Dr Tanu Jain is an IAS interviewer who visits the Drishti IAS Academy to conduct interviews for UPSC aspirants. She cleared the UPSC exam in the year 2014 with a rank of 648. Following that, she became a prominent member of the panel conducting mock interviews at Drishti IAS, earning a special place in the hearts of UPSC aspirants. Dr. Tanu Jain has a huge following among aspirants due to her unique interviewing style.
Additionally, Tanu is a doctor by profession and has also served as an Assistant Director in the DRDO. She is widely known across India as an interviewer at Drishti IAS Academy.
|Dr Tanu Jain Biography
|Dr. Tanu Jain
|Tanu Jain Date of Birth
|16 July 1986
|Tanu Jain Age
|Ravi Sihag Village
|Drishti Interviewer, UPSC Batch 2014 (Rank 648)
|Tanu Father Name
|Tanu Mother Name
|Tanu Jain Rank
|Cambridge Public School, Srinivaspuri New Delhi
|BDS from Subharti Medical College Meerut
|Tanu Jain Husband
Dr Tanu Jain (IAS) Biography
Dr. Tanu Jain, born on July 16, 1986, in the Sadar Bazaar area of Delhi, into a Jain family, is nestled in the hearts of children preparing for the Indian Administrative Service (IAS) and Indian Police Service (IPS). Primarily, she ventures to the doorstep of the IAS Academy for mock interviews. She cracked the challenging UPSC examination in 2014, securing the 648th rank. Throughout her UPSC career, she made three attempts.
In her initial attempt, she cleared the prelims but couldn’t pass the mains. Subsequently, in her second attempt, she cleared both prelims and mains but fell short in the interview round, despite reaching it.
Dr Tanu Jain husband and love story
After facing initial failures in her UPSC exam attempts, Dr. Tanu Jain sought help from her special friend, guide, and philosopher, Vatsaly Kumar. Tanu and Vatsaly prepared well for the interview, resulting in scoring 200 marks this time. Later, the friendship between Vatsaly Kumar and Tanu Jain turned into love, and they got married.
Dr. Tanu Jain husband: Vatsalya Kumar
Dr Tanu Jain UPSC Career
During my medical studies, during my internship, I came to know about UPSC, an exam through which one can become a high-ranking officer. At that time, I didn’t even know what IAS and IPS officers do. Then I understood that even though I didn’t know much about the work of IAS and IPS officers, society considers them highly knowledgeable, and I also want to become an IAS IPS officer. I started preparing for the UPSC exam.
Tanu Jain says that nobody in our family had attempted the UPSC exam, so she didn’t know how to prepare for it. When she told her mother about it, her mother and sister went to Delhi’s Nai Sadak to buy books for UPSC preparation. They brought back a few books from there. Then, with guidance from friends, she prepared for just two months, took the UPSC prelims exam, and passed it.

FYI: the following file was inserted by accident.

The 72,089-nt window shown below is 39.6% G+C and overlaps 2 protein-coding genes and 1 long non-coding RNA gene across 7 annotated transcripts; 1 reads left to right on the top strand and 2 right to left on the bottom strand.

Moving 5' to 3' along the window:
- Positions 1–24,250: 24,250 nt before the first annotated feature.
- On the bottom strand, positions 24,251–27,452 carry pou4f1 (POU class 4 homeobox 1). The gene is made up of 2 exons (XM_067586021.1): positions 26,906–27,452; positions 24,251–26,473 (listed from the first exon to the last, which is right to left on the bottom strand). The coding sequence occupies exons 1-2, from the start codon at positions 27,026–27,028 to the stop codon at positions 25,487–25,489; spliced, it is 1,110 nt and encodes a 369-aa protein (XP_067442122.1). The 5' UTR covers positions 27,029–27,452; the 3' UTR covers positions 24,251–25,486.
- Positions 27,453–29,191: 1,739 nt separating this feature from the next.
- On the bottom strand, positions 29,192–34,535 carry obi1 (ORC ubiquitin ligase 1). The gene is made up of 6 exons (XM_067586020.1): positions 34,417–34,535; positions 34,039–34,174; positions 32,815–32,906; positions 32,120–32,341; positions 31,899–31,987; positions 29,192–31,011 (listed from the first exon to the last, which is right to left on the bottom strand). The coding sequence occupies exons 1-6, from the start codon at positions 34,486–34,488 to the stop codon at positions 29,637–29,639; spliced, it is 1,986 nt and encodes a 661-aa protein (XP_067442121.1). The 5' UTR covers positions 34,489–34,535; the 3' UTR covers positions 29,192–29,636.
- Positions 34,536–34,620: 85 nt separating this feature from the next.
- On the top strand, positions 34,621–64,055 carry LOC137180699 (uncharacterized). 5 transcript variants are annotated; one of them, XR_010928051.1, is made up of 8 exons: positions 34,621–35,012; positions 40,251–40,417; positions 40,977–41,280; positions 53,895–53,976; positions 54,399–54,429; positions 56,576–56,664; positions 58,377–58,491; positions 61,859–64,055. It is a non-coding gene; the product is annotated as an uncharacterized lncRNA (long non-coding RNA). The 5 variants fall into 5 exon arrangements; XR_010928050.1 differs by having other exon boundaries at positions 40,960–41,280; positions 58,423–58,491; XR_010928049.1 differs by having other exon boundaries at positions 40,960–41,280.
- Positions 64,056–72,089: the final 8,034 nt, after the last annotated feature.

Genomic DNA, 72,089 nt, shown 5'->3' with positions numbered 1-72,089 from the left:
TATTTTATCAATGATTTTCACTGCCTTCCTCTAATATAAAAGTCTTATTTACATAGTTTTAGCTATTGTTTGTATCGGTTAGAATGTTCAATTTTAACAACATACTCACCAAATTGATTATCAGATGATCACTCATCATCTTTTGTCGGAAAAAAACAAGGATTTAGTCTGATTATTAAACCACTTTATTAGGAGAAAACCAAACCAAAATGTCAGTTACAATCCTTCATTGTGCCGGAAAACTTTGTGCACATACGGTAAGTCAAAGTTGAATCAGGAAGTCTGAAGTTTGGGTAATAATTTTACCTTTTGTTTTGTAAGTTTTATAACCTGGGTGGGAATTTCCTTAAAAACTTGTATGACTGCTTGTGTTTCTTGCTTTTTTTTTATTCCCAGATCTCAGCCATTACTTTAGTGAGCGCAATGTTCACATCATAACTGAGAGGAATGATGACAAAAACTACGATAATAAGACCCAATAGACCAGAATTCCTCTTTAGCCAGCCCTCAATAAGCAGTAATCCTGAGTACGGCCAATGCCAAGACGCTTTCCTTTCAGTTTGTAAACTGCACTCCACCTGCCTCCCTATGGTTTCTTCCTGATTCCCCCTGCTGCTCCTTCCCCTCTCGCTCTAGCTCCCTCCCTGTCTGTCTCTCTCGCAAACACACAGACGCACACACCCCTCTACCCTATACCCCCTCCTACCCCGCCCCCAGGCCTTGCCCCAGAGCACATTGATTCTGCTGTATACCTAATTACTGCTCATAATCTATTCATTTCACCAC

Tanu Jain’s first attempt
After cracking the UPSC prelims in just two months of preparation, I gained confidence that I could become an IAS. But due to inadequate preparation, I couldn’t pass the main exam in the first attempt. That failure forced me to think about what mistakes I was making that I couldn’t pass the main exam. I corrected those mistakes and started self-assessment.
Tanu Jain’s second attempt
Tanu Jain says that she corrected all the mistakes and tried again. This time, I succeeded in both prelims and mains. At that time, I thought that now I would pass the UPSC interview easily because I understand national and international issues well. I have been participating in debates and competitions since school. In the first interview, I scored only 151 marks. However, I was selected.
Tanu Jain’s third attempt
Tanu Jain says that I made a third attempt. In the second attempt, I had corrected the mistakes of the main exam, and similarly, in the third attempt, I tried to bring more marks in the interview. For this, the candidate should follow any ideal officer. Learn something from their personality. What is their way of talking? How do they keep any conversation with facts?
Dr. Tanu Jain says that many people think that UPSC interviewers often ask the candidates questions like ‘How many buttons are there on your shirt?’, ‘Which came first, the egg or the chicken?’, and ‘How many steps have you climbed?’ If you think that all these questions are asked in the UPSC interview, then the answer is no. UPSC panels do not ask such questions. It is different that if a candidate has answered all the questions well, then occasionally a panel may ask such questions in terms of their awareness.